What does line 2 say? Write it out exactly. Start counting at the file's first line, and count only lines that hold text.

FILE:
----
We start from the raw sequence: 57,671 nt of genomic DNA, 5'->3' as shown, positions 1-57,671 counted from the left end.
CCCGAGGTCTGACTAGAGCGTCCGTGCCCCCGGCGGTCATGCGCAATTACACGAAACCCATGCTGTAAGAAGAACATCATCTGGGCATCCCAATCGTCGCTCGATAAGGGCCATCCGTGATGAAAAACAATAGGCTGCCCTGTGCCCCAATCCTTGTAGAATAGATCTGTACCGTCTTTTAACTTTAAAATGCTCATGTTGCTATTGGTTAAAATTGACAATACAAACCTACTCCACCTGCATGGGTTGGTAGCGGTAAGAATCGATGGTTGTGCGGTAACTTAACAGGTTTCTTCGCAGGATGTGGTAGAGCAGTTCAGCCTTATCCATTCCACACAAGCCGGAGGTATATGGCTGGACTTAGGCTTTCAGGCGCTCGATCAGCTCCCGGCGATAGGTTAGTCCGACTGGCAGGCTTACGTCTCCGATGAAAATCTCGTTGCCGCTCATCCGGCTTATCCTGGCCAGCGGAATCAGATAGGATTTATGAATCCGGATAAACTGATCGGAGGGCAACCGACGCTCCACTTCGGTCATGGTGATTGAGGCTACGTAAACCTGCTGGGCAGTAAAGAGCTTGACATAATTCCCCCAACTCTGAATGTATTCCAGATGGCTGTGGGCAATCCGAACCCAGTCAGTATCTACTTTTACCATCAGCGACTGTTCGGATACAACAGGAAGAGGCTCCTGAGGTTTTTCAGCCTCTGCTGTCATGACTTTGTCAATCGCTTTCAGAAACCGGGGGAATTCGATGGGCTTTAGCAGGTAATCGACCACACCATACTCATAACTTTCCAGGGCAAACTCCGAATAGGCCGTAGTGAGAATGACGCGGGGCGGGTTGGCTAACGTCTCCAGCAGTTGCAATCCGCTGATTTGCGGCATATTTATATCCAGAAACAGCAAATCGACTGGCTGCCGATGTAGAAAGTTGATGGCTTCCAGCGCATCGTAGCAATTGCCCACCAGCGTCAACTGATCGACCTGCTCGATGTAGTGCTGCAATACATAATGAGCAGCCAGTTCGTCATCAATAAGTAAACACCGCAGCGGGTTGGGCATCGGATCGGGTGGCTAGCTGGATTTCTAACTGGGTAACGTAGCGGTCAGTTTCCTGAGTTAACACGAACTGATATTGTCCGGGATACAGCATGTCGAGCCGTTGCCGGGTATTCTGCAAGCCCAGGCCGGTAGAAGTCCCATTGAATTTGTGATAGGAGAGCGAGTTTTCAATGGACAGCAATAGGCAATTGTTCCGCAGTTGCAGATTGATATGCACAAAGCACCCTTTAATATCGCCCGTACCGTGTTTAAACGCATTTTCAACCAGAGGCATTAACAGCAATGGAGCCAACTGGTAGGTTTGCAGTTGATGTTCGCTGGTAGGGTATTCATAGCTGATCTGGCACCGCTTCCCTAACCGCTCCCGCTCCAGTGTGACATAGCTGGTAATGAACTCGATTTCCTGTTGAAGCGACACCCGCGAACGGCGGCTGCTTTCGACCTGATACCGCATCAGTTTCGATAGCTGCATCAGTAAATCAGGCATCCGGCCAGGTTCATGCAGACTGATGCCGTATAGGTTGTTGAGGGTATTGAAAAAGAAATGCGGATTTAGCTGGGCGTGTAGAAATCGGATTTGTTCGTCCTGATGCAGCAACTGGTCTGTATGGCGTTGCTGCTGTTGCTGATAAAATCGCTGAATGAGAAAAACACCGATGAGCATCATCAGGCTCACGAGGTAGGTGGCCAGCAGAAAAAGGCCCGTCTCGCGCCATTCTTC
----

CCCGAGGTCTGACTAGAGCGTCCGTGCCCCCGGCGGTCATGCGCAATTACACGAAACCCATGCTGTAAGAAGAACATCATCTGGGCATCCCAATCGTCGCTCGATAAGGGCCATCCGTGATGAAAAACAATAGGCTGCCCTGTGCCCCAATCCTTGTAGAATAGATCTGTACCGTCTTTTAACTTTAAAATGCTCATGTTGCTATTGGTTAAAATTGACAATACAAACCTACTCCACCTGCATGGGTTGGTAGCGGTAAGAATCGATGGTTGTGCGGTAACTTAACAGGTTTCTTCGCAGGATGTGGTAGAGCAGTTCAGCCTTATCCATTCCACACAAGCCGGAGGTATATGGCTGGACTTAGGCTTTCAGGCGCTCGATCAGCTCCCGGCGATAGGTTAGTCCGACTGGCAGGCTTACGTCTCCGATGAAAATCTCGTTGCCGCTCATCCGGCTTATCCTGGCCAGCGGAATCAGATAGGATTTATGAATCCGGATAAACTGATCGGAGGGCAACCGACGCTCCACTTCGGTCATGGTGATTGAGGCTACGTAAACCTGCTGGGCAGTAAAGAGCTTGACATAATTCCCCCAACTCTGAATGTATTCCAGATGGCTGTGGGCAATCCGAACCCAGTCAGTATCTACTTTTACCATCAGCGACTGTTCGGATACAACAGGAAGAGGCTCCTGAGGTTTTTCAGCCTCTGCTGTCATGACTTTGTCAATCGCTTTCAGAAACCGGGGGAATTCGATGGGCTTTAGCAGGTAATCGACCACACCATACTCATAACTTTCCAGGGCAAACTCCGAATAGGCCGTAGTGAGAATGACGCGGGGCGGGTTGGCTAACGTCTCCAGCAGTTGCAATCCGCTGATTTGCGGCATATTTATATCCAGAAACAGCAAATCGACTGGCTGCCGATGTAGAAAGTTGATGGCTTCCAGCGCATCGTAGCAATTGCCCACCAGCGTCAACTGATCGACCTGCTCGATGTAGTGCTGCAATACATAATGAGCAGCCAGTTCGTCATCAATAAGTAAACACCGCAGCGGGTTGGGCATCGGATCGGGTGGCTAGCTGGATTTCTAACTGGGTAACGTAGCGGTCAGTTTCCTGAGTTAACACGAACTGATATTGTCCGGGATACAGCATGTCGAGCCGTTGCCGGGTATTCTGCAAGCCCAGGCCGGTAGAAGTCCCATTGAATTTGTGATAGGAGAGCGAGTTTTCAATGGACAGCAATAGGCAATTGTTCCGCAGTTGCAGATTGATATGCACAAAGCACCCTTTAATATCGCCCGTACCGTGTTTAAACGCATTTTCAACCAGAGGCATTAACAGCAATGGAGCCAACTGGTAGGTTTGCAGTTGATGTTCGCTGGTAGGGTATTCATAGCTGATCTGGCACCGCTTCCCTAACCGCTCCCGCTCCAGTGTGACATAGCTGGTAATGAACTCGATTTCCTGTTGAAGCGACACCCGCGAACGGCGGCTGCTTTCGACCTGATACCGCATCAGTTTCGATAGCTGCATCAGTAAATCAGGCATCCGGCCAGGTTCATGCAGACTGATGCCGTATAGGTTGTTGAGGGTATTGAAAAAGAAATGCGGATTTAGCTGGGCGTGTAGAAATCGGATTTGTTCGTCCTGATGCAGCAACTGGTCTGTATGGCGTTGCTGCTGTTGCTGATAAAATCGCTGAATGAGAAAAACACCGATGAGCATCATCAGGCTCACGAGGTAGGTGGCCAGCAGAAAAAGGCCCGTCTCGCGCCATTCTTC